The consequences for a resurgent Russia’s policies undermining territorial integrity of several states in eastern Europe, the Caucasus, and Central Asia have become more apparent since the annexation of Crimea last March and during the ongoing war in eastern Ukraine. Eurasia has quickly become a battleground in the conflict brewing between, on one side, the European community, the United States, and assorted allies, and on the other side, Russia. I’ve identified several regions that I’ve referred to as fracture points. Generally, fracture points are areas of geostrategically valuable territory. The areas are contested by the West and Russia. They are locations of significantly increased tension where heightened risk for war exists in eastern Europe and the Caucasus.

Russia, Abkhazia, and South Ossetia

On November 24, Russia signed an agreement strengthening military and economic relations with the breakaway Georgian territory, Abkhazia. On January 23, the Russian parliament approved the treaty. The treaty had previously been approved by Abkhazia’s legislature, the People’s Assembly:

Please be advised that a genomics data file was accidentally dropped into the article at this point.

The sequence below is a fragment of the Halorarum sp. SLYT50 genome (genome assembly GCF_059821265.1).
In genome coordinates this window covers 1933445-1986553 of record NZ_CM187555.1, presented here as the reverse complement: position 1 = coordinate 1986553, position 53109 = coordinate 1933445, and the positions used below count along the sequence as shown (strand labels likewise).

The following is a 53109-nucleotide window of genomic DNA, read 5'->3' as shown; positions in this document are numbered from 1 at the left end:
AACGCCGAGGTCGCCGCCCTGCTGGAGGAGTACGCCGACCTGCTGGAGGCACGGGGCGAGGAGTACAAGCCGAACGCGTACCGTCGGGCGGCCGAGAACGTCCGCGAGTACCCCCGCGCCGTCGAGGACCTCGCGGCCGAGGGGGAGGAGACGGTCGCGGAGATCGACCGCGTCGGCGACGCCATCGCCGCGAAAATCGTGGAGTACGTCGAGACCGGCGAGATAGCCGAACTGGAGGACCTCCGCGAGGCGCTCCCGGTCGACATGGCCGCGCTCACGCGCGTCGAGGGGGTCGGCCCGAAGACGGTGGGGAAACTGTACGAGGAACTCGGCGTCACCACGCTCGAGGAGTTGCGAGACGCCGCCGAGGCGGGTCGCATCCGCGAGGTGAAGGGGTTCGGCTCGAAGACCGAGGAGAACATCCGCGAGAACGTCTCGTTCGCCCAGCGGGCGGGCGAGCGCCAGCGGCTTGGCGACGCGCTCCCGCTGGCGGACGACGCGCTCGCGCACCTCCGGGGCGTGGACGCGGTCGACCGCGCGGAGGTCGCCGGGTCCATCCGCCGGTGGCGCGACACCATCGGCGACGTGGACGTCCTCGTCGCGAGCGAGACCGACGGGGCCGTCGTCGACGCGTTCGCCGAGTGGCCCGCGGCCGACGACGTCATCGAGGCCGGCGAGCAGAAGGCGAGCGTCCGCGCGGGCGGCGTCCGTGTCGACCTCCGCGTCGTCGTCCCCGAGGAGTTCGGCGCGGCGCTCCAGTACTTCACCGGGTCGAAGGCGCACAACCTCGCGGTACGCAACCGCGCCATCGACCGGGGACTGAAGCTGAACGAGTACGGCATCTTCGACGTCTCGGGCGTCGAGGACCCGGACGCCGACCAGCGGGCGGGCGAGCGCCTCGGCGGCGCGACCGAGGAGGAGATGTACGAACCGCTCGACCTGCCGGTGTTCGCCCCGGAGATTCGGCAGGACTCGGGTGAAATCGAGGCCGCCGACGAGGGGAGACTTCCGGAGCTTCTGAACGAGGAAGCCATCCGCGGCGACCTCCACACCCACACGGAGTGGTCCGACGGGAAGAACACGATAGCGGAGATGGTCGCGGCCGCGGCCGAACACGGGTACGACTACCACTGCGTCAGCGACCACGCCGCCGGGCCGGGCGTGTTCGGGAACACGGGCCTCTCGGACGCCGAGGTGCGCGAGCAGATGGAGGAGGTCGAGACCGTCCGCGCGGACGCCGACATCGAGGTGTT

The Russian parliament Friday approved an agreement that will deepen Russia’s military and economy ties with Abkhazia, a region that was considered part of Georgia until Russia recognized it as independent in 2008. Critics of the treaty, signed in November by Russian President Vladimir Putin and Abkhazian leaders, decried the agreement as tantamount to annexation.